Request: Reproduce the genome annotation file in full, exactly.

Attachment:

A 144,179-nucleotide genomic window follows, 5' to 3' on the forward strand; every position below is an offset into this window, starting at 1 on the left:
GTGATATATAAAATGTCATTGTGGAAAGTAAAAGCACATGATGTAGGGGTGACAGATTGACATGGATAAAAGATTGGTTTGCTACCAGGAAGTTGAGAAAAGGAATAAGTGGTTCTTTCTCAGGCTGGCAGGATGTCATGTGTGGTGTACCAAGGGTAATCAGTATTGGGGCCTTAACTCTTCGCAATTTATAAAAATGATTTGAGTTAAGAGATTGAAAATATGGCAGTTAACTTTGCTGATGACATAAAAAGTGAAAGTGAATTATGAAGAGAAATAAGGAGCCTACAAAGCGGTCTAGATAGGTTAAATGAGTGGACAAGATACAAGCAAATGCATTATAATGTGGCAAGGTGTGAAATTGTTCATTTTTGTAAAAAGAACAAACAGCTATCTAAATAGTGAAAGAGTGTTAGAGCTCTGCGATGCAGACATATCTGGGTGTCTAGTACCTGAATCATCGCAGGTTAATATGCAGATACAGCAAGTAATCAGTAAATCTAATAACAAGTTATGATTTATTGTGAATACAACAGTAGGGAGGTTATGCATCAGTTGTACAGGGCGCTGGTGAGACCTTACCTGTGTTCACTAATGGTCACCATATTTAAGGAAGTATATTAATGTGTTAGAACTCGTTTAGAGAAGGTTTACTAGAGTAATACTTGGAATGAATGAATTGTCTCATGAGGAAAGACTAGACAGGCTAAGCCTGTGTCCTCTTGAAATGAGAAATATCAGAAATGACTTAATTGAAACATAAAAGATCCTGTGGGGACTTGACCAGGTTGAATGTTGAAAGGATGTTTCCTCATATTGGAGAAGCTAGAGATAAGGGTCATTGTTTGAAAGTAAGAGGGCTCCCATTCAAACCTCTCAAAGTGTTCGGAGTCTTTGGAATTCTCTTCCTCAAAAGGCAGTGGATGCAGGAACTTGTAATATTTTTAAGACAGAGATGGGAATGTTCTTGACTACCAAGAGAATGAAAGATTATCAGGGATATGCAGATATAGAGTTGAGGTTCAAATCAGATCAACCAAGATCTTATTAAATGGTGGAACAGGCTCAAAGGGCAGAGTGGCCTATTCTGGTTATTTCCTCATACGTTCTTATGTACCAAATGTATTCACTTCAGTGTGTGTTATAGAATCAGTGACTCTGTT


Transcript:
A 144,179-nucleotide genomic window follows, 5' to 3' on the forward strand; every position below is an offset into this window, starting at 1 on the left:
GTGATATATAAAATGTCATTGTGGAAAGTAAAAGCACATGATGTAGGGGTGACAGATTGACATGGATAAAAGATTGGTTTGCTACCAGGAAGTTGAGAAAAGGAATAAGTGGTTCTTTCTCAGGCTGGCAGGATGTCATGTGTGGTGTACCAAGGGTAATCAGTATTGGGGCCTTAACTCTTCGCAATTTATAAAAATGATTTGAGTTAAGAGATTGAAAATATGGCAGTTAACTTTGCTGATGACATAAAAAGTGAAAGTGAATTATGAAGAGAAATAAGGAGCCTACAAAGCGGTCTAGATAGGTTAAATGAGTGGACAAGATACAAGCAAATGCATTATAATGTGGCAAGGTGTGAAATTGTTCATTTTTGTAAAAAGAACAAACAGCTATCTAAATAGTGAAAGAGTGTTAGAGCTCTGCGATGCAGACATATCTGGGTGTCTAGTACCTGAATCATCGCAGGTTAATATGCAGATACAGCAAGTAATCAGTAAATCTAATAACAAGTTATGATTTATTGTGAATACAACAGTAGGGAGGTTATGCATCAGTTGTACAGGGCGCTGGTGAGACCTTACCTGTGTTCACTAATGGTCACCATATTTAAGGAAGTATATTAATGTGTTAGAACTCGTTTAGAGAAGGTTTACTAGAGTAATACTTGGAATGAATGAATTGTCTCATGAGGAAAGACTAGACAGGCTAAGCCTGTGTCCTCTTGAAATGAGAAATATCAGAAATGACTTAATTGAAACATAAAAGATCCTGTGGGGACTTGACCAGGTTGAATGTTGAAAGGATGTTTCCTCATATTGGAGAAGCTAGAGATAAGGGTCATTGTTTGAAAGTAAGAGGGCTCCCATTCAAACCTCTCAAAGTGTTCGGAGTCTTTGGAATTCTCTTCCTCAAAAGGCAGTGGATGCAGGAACTTGTAATATTTTTAAGACAGAGATGGGAATGTTCTTGACTACCAAGAGAATGAAAGATTATCAGGGATATGCAGATATAGAGTTGAGGTTCAAATCAGATCAACCAAGATCTTATTAAATGGTGGAACAGGCTCAAAGGGCAGAGTGGCCTATTCTGGTTATTTCCTCATACGTTCTTATGTACCAAATGTATTCACTTCAGTGTGTGTTATAGAATCAGTGACTCTGTT